Kenyan culture is one that is not easy to define, the culture is quite diverse from one tribe to another and it also varies greatly from one locality to another. The different cultures were forever changed due to the past event during the colonial era plus globalization, have also changed the current generation, especially in the big cities, tribal practices are exchanged for modern lifestyles and ideas, the only thing they know about their culture is through their grad parents or from history books.

Kenya has roughly 42 tribes, most of which have evolved and have been greatly influenced by industrialization and Education which have transformed their way of life, but some of the tribes have shunned civilization and held on to their traditional way of life, a good example is the Maasai people, who adorn their colorful traditional garments and beads and still leads a nomadic lifestyle in hut made of mud and cow dung.

Majority of Kenyan people depends on subsistence farming for survival hence most of them reside on the countryside, where their way of life is dictated by finances or the lack of finances rather culture. About 25% of the populations live in the cities with modern style architecture, and a lifestyle that more related to western style. The one thing that is common amongst all Kenyans is that they are very hospitable people and generally no confrontational.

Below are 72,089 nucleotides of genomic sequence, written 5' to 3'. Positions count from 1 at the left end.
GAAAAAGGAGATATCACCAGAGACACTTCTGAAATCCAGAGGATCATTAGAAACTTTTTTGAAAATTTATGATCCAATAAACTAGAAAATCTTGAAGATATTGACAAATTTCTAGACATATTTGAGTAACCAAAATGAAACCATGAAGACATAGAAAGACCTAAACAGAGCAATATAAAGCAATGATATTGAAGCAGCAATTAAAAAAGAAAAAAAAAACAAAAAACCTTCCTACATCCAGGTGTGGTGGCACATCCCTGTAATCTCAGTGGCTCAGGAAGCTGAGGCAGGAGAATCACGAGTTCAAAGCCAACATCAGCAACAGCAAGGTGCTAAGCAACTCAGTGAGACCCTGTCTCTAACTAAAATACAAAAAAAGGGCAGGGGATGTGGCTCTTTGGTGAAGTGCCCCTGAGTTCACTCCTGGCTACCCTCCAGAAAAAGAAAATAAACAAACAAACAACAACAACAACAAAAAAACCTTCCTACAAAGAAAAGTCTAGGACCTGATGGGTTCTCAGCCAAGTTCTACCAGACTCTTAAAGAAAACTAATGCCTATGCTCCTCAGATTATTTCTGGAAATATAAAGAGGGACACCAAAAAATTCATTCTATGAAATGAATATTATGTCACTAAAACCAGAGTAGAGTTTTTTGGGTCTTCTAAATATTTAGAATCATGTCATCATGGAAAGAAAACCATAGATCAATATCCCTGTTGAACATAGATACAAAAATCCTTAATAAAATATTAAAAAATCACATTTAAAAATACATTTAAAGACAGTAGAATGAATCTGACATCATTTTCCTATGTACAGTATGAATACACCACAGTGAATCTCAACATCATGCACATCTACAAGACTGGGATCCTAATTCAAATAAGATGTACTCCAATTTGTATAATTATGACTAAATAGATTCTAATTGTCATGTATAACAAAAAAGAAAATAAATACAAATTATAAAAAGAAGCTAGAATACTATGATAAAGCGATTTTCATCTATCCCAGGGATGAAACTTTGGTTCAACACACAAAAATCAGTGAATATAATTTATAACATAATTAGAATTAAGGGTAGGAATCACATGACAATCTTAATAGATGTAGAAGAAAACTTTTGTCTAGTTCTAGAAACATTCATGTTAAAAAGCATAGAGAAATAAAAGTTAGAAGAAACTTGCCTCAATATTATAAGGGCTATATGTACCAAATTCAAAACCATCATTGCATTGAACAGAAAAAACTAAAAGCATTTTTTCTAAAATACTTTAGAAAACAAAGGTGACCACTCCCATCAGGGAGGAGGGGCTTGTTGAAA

Culture and language

The great diversity in Kenyan culture is due to the many tribes all with different dialects, although most of the tribes have similar historical backgrounds, and all use Swahili as the national language and English as the official Language.

Culture and Dressing

Most of the tribes in Kenya have abandoned the traditional way of dressing, to addressing style that is greatly influenced by western styles even though some of them still adorn their traditional garments for ceremonial purposes.

Culture and Religion

Religion or a belief in God/god have been a core part of all the culture in Kenya even before the introduction of Christianity; people believed in a god that was the cause of all daily occurrences, but as times have progressed and civilization have taken hold most people have adopted Christian believes but usually with a hint of traditional beliefs. Majority of Kenyans are Christians over 65%, about 20% still abide by their traditional beliefs, less than 10% are Muslims but their numbers are growing rapidly due to an influx of migrants, and less than 5% observe other beliefs/faiths.

Culture and Social Structure

Most of the culture is family oriented where one is a part of the whole extended family; where man is the head of the household but the older people are always on top of the hierarchy and should always accord the most respect. Unlike in the developed world where the government provides social welfare safety nets in the Kenyan culture depends on the family or the church for welfare.

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